Václav Havel, who died in December of last year, was a playwright and a politician. For a time, he was the President of Czechoslovakia, and later of the Czech Republic, but Havel is best remembered for having led “the Velvet Revolution,” in 1989, which toppled the communist regime in Czechoslovakia.
I have written about Havel before; in fact, more than once. Last Friday, a week ago, this quotation from Havel appeared in my email inbox, thanks to Transition Santa Cruz:
Hope is not prognostication. It is an orientation of the spirit, an orientation of the heart ... It is definitely not the same thing as optimism. It is not the conviction that something will turn out well, but the certainty that something makes sense, regardless of how it turns out.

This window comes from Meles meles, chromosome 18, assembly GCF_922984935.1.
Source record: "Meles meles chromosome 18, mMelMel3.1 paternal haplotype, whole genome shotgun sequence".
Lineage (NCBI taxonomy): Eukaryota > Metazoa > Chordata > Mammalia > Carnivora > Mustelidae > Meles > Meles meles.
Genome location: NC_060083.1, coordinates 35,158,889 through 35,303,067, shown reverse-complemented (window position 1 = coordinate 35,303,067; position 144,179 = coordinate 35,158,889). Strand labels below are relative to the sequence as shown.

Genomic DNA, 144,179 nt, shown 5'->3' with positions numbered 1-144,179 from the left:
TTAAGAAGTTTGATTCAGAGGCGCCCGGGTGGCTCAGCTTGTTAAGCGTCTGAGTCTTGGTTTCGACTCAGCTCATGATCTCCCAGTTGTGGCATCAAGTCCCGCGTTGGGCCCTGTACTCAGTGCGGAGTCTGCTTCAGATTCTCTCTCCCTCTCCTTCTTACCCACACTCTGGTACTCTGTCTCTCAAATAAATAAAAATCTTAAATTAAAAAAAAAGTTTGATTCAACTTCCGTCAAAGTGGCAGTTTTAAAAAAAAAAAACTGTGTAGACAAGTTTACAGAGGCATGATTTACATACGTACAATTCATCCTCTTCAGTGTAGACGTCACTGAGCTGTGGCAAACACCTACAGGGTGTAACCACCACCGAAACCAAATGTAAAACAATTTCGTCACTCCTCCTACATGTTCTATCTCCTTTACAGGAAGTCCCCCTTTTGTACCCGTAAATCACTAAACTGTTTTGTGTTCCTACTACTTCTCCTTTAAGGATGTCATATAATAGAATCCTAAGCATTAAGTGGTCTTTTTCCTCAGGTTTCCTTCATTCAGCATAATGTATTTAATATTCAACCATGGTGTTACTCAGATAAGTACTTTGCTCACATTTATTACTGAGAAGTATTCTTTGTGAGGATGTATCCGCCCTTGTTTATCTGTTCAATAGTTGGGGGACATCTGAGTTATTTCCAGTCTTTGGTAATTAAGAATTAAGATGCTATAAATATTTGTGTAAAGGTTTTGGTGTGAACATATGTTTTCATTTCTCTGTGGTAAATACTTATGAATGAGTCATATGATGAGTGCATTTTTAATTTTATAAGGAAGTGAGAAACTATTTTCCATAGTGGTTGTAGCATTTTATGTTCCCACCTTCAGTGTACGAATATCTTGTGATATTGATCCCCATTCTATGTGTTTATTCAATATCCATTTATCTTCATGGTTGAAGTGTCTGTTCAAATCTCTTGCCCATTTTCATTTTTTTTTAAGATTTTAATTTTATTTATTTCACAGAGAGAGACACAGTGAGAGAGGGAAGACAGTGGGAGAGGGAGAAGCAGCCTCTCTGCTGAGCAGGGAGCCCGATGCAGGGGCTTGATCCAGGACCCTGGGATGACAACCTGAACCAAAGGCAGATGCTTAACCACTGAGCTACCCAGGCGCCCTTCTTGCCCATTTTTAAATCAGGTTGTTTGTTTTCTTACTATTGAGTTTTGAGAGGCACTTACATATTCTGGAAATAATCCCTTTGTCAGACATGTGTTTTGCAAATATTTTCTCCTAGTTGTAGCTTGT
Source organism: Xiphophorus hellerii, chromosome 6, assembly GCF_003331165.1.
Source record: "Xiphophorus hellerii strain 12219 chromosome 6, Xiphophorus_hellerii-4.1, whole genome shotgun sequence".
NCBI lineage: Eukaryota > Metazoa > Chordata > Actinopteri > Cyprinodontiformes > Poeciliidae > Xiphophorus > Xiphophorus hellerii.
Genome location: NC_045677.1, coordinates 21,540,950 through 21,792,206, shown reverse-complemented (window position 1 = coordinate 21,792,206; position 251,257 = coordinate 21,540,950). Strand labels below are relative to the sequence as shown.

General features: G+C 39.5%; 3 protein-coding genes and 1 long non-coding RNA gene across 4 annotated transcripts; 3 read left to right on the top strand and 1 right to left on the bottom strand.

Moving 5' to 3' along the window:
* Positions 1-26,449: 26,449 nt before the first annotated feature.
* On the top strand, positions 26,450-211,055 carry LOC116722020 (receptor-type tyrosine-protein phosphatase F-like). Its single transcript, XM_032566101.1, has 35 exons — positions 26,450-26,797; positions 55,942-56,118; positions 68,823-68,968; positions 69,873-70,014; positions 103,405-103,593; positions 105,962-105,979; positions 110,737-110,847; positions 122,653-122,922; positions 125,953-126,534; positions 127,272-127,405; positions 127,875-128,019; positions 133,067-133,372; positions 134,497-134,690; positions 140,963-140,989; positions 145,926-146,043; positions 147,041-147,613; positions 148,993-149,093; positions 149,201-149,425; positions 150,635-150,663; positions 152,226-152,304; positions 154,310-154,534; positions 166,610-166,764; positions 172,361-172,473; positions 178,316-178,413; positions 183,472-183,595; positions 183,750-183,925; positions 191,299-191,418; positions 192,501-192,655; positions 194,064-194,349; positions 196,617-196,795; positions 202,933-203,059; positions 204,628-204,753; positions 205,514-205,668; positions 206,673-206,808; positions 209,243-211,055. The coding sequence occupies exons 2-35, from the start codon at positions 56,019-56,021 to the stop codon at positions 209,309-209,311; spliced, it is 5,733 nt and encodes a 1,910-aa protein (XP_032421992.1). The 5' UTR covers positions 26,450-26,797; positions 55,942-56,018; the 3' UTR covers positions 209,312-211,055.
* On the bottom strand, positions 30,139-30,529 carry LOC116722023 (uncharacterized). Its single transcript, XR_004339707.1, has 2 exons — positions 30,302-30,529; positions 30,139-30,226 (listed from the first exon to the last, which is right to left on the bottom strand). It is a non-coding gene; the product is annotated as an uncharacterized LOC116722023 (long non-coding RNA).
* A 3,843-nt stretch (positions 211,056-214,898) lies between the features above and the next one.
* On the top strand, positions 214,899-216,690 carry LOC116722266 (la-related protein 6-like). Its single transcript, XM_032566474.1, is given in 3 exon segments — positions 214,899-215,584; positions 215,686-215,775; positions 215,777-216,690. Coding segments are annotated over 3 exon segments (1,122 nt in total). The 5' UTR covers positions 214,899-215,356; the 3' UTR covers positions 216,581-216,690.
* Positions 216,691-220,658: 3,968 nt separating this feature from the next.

I particularly agree with Havel that hope is “not prognostication.” Predictions and prognostications are always based on the idea that reality is something that “happens to us,” something that we might predict, with some luck; that we can track and document. In fact, “reality” emerges from the actions we take ourselves. If we are “hopeful,” rather than filled with doom and gloom, it is because we know that his attitude, this orientation of the spirit, is something that “makes sense.”
It makes sense, to me, to recognize our ability to change what we do, and thus to change the world.
That’s what Transition Santa Cruz advises, too. That’s why they sent supporters the Havel quote.